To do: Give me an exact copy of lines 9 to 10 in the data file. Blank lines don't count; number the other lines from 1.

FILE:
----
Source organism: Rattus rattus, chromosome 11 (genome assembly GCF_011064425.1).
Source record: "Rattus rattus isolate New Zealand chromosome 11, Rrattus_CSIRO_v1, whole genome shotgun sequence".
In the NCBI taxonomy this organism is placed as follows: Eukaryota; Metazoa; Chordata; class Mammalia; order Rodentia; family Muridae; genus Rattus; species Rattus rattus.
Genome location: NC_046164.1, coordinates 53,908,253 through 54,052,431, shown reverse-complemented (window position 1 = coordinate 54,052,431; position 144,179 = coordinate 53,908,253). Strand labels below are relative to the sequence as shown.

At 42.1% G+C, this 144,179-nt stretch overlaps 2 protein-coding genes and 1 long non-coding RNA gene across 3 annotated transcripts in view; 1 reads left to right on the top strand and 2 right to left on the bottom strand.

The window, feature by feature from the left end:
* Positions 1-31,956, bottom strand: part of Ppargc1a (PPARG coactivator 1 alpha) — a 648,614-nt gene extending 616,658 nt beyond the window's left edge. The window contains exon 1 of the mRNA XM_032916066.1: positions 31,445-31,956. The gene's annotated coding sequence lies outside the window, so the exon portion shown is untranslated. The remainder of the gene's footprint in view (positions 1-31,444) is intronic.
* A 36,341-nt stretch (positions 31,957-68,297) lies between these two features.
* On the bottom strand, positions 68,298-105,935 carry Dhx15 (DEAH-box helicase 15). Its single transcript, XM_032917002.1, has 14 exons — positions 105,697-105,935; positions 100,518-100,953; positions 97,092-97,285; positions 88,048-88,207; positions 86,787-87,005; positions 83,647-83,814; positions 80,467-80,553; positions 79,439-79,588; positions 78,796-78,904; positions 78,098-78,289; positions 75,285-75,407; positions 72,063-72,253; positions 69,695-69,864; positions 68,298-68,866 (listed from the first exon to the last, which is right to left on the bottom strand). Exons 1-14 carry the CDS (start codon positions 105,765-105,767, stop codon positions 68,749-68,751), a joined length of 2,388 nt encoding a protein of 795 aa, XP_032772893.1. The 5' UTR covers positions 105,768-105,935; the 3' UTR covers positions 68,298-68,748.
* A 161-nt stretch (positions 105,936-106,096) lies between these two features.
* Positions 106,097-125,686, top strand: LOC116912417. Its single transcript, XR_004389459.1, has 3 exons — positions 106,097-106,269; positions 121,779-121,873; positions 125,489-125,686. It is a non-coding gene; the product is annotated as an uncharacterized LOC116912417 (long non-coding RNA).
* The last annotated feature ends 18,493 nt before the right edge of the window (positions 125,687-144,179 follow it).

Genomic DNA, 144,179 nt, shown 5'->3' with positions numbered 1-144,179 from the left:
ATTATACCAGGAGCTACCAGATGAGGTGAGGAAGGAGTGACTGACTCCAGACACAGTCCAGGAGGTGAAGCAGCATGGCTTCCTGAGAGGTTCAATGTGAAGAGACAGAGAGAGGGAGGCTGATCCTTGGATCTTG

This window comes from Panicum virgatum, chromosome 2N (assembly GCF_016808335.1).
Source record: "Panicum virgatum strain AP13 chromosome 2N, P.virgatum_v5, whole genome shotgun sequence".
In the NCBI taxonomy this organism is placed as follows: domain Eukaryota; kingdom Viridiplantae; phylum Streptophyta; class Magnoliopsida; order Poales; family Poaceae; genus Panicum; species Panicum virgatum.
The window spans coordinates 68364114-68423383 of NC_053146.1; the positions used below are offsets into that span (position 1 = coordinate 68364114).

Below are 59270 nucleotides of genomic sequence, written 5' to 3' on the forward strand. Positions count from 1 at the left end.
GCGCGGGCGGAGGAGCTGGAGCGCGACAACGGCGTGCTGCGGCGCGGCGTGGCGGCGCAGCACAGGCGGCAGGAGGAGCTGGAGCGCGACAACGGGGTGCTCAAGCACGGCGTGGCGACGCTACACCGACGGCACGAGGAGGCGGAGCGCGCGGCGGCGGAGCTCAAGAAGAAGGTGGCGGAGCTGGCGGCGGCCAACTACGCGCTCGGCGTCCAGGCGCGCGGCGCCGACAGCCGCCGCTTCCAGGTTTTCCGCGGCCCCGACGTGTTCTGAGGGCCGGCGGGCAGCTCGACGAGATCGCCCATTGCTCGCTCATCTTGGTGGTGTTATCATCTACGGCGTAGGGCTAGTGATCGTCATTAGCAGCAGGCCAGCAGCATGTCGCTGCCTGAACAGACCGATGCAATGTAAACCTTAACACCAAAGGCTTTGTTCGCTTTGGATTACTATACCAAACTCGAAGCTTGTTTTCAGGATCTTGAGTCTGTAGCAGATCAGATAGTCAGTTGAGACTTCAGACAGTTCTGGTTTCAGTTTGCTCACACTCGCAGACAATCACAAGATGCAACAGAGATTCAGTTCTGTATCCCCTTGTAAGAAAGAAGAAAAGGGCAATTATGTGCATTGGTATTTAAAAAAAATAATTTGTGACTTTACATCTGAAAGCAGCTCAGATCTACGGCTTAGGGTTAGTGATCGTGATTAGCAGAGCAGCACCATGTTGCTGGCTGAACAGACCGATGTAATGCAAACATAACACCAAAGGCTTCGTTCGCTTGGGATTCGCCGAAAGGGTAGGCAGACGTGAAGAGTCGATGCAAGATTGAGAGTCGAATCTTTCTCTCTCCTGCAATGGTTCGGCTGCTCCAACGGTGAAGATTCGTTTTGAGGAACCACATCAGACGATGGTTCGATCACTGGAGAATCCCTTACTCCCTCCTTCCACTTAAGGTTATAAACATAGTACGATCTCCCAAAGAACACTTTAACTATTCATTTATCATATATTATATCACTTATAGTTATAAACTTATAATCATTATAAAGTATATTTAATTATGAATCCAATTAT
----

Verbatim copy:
* On the bottom strand, positions 68,298-105,935 carry Dhx15 (DEAH-box helicase 15). Its single transcript, XM_032917002.1, has 14 exons — positions 105,697-105,935; positions 100,518-100,953; positions 97,092-97,285; positions 88,048-88,207; positions 86,787-87,005; positions 83,647-83,814; positions 80,467-80,553; positions 79,439-79,588; positions 78,796-78,904; positions 78,098-78,289; positions 75,285-75,407; positions 72,063-72,253; positions 69,695-69,864; positions 68,298-68,866 (listed from the first exon to the last, which is right to left on the bottom strand). Exons 1-14 carry the CDS (start codon positions 105,765-105,767, stop codon positions 68,749-68,751), a joined length of 2,388 nt encoding a protein of 795 aa, XP_032772893.1. The 5' UTR covers positions 105,768-105,935; the 3' UTR covers positions 68,298-68,748.
* A 161-nt stretch (positions 105,936-106,096) lies between these two features.